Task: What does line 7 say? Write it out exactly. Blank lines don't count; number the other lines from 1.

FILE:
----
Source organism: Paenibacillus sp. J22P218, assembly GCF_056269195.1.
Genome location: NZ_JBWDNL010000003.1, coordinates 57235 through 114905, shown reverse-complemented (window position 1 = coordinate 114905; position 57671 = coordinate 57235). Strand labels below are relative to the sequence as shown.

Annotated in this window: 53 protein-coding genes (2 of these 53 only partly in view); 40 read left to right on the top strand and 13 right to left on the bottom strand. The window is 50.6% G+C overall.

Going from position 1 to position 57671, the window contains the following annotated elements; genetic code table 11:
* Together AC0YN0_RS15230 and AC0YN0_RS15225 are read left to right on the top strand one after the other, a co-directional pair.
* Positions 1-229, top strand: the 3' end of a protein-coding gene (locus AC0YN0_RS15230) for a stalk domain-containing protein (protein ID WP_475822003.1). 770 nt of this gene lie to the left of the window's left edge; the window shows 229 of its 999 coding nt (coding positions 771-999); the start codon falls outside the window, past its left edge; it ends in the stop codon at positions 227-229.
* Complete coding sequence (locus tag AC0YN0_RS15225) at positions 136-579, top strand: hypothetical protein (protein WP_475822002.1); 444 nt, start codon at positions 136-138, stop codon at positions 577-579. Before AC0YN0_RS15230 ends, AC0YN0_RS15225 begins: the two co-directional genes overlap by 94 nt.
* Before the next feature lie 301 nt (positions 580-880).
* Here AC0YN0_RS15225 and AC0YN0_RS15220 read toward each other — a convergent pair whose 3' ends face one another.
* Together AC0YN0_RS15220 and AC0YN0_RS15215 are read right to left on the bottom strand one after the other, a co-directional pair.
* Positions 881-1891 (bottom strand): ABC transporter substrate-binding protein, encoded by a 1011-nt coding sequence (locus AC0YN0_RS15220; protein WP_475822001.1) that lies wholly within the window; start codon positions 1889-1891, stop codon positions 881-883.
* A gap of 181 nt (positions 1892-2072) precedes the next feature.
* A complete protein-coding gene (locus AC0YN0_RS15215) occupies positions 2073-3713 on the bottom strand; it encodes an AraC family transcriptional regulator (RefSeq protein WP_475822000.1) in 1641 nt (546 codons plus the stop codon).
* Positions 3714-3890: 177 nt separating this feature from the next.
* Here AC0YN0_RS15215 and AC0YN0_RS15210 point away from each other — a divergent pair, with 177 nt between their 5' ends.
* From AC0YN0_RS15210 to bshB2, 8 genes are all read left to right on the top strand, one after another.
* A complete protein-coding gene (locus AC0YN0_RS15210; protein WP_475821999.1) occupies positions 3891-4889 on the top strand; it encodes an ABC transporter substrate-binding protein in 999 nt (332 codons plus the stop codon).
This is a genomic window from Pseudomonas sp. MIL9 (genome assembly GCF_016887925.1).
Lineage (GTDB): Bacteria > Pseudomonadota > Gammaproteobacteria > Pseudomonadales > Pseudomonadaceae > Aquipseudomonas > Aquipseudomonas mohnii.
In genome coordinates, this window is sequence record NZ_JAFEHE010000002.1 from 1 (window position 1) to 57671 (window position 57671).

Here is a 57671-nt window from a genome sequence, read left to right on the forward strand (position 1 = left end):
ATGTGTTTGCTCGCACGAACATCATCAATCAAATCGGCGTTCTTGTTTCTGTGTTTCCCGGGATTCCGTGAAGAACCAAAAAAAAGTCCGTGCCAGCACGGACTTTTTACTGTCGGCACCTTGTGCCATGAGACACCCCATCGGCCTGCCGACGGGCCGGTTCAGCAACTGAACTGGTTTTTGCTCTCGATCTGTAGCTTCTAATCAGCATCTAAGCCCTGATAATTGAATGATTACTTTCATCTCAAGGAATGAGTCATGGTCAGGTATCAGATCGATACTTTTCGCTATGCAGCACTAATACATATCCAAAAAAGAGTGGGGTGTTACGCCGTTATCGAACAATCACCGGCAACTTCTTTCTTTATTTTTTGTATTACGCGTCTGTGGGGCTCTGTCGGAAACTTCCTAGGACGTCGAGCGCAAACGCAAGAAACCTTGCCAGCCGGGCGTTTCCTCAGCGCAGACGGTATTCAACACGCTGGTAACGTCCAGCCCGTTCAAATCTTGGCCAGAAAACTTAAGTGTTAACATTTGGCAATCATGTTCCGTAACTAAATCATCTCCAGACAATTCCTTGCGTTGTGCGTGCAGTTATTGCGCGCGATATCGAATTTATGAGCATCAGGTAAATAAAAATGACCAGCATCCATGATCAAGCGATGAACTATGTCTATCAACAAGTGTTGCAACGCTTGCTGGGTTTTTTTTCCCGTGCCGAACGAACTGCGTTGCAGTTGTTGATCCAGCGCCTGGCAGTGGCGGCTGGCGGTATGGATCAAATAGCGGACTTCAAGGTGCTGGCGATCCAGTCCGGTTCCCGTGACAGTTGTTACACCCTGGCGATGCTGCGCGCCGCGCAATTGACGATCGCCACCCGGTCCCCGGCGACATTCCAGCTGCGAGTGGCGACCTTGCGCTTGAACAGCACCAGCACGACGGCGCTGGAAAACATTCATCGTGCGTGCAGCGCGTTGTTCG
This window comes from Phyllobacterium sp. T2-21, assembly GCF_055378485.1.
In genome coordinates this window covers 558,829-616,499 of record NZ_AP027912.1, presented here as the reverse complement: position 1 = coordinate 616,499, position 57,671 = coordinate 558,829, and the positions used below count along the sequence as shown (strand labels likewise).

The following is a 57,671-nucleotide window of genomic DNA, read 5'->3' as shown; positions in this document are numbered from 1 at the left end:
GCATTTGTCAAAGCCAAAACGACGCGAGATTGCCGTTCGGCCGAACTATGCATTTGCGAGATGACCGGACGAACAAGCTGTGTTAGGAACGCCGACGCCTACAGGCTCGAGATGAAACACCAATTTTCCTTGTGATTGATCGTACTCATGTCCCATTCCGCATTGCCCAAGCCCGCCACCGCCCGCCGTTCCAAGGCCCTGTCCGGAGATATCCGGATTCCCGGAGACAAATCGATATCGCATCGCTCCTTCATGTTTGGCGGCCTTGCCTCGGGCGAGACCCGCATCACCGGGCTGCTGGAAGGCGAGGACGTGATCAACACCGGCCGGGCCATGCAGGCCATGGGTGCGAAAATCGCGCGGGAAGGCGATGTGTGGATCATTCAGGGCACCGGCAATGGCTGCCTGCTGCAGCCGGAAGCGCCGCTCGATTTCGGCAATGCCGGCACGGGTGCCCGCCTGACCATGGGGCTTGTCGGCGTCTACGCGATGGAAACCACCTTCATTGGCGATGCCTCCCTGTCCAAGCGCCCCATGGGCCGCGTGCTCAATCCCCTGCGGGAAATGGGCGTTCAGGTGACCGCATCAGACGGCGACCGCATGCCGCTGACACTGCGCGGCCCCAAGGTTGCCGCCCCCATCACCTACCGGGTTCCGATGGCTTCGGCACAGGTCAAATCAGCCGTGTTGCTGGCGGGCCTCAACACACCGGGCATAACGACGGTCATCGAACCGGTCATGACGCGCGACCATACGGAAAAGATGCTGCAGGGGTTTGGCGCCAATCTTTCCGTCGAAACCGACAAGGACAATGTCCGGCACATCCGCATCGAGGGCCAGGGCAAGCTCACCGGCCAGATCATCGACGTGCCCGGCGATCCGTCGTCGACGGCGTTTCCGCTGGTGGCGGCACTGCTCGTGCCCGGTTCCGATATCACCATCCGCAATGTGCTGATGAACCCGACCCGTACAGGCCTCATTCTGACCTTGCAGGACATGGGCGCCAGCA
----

* Complete coding sequence (locus tag AC0YN0_RS15225) at positions 136-579, top strand: hypothetical protein (protein WP_475822002.1); 444 nt, start codon at positions 136-138, stop codon at positions 577-579. Before AC0YN0_RS15230 ends, AC0YN0_RS15225 begins: the two co-directional genes overlap by 94 nt.